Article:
The Labor Market Is Still Historically Tight

Summary & Key Takeaways

  • With wage growth still strong and unemployment low, the labour market is still historically tight. For now.

  • This will continue to pressure policy makers to remain hawkish and likely lead to a policy error, not for the first time.

  • Looking forward, the leading indicators of unemployment suggest we are likely to see a material rise later this year, while the leading indicators of wage growth suggest a deceleration is also likely.

  • This will have significant implications for inflation, whilst also allowing a dovish Fed pivot, eventually.

In case you’d forgotten, the labour market is still historically tight

Despite being a lagging economic indicator, understanding the outlook for both employment and wage growth is important for all investors as the flow on effects from these trends are considerable. In particular, the movements in employment and wage growth have significant influence on the monetary policy decision making process of J-Powell and his associates at the Fed, which itself is a significant driver of both the liquidity and growth cycles, and thus asset prices.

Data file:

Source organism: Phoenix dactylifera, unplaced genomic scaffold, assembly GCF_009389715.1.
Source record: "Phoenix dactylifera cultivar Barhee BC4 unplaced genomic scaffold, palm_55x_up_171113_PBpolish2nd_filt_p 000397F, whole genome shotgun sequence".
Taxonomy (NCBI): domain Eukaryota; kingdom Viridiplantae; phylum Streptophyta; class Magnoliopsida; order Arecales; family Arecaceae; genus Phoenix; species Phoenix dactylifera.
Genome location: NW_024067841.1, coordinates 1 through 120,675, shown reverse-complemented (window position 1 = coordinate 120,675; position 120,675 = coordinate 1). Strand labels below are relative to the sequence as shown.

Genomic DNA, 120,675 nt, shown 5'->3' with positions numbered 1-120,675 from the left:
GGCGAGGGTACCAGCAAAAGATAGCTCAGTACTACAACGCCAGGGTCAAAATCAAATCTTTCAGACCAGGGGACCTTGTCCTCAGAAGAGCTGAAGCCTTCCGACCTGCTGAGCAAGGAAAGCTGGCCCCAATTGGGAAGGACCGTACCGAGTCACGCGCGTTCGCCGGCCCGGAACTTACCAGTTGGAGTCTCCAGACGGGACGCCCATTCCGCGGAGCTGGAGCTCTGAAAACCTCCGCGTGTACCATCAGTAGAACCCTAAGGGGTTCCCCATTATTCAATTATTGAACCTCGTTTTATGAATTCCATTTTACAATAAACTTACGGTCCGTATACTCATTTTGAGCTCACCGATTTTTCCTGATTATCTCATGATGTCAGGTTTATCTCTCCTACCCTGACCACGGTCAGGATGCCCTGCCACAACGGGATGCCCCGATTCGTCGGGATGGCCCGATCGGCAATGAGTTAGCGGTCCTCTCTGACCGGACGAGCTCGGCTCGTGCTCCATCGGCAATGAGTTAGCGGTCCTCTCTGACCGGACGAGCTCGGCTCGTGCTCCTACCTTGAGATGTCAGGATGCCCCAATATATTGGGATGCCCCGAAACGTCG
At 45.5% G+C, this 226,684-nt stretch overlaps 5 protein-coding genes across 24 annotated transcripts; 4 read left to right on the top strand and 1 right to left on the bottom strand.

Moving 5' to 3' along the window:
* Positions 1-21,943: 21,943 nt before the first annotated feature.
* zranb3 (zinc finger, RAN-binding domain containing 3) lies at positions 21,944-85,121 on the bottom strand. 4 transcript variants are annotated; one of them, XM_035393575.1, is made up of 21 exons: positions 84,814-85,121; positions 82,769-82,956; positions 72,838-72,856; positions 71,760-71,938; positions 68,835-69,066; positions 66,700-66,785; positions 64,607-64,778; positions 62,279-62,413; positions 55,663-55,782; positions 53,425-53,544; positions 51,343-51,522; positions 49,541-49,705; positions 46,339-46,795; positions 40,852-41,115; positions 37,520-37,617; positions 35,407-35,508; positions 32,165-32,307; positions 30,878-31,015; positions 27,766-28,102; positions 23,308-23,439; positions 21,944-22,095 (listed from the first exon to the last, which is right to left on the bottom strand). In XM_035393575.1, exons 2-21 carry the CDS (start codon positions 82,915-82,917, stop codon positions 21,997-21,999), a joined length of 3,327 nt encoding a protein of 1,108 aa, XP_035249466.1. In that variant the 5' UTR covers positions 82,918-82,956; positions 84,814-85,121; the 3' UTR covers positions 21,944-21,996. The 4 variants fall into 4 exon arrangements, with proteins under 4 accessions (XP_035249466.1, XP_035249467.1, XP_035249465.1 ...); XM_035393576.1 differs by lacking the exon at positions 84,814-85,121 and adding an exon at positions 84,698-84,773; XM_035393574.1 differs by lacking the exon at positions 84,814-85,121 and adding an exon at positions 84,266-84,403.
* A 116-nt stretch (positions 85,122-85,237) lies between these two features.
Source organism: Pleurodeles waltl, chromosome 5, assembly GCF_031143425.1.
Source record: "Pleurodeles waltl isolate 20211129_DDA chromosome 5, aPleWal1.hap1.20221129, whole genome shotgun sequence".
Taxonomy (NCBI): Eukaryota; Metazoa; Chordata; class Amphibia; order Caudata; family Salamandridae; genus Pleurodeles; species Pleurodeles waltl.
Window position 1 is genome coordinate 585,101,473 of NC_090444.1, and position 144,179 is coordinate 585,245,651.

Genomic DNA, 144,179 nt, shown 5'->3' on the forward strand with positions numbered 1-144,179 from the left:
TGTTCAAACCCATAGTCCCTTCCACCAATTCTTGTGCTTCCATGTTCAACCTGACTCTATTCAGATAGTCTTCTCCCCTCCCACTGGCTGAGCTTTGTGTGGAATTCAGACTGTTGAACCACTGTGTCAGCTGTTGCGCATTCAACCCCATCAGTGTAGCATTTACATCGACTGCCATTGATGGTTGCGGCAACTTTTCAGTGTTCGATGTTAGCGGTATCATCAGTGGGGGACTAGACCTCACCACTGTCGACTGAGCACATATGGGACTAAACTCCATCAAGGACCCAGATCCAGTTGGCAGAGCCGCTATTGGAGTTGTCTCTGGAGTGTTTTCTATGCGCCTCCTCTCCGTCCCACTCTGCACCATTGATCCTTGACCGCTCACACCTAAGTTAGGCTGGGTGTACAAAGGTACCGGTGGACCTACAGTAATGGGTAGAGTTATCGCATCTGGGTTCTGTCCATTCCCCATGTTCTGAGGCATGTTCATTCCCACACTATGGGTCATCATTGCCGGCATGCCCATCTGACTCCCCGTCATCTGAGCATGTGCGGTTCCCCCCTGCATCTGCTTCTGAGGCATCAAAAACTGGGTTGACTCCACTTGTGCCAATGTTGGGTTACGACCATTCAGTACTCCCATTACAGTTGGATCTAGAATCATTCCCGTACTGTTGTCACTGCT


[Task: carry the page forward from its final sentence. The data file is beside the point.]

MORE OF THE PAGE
As it stands, the dynamics within the labour market are not representative of recessionary conditions nor are they at levels that beget easy monetary policy. This is true of both the unemployment rate and wage growth.

Despite all the talk of recession, which may be true, the labour market is still historically tight. The gap between job openings and the number of unemployed persons remains far beyond any level seen in decades. Although openings appear to be normalising at long last, the number of unemployed persons is yet to show any sign of the impending economic slowdown.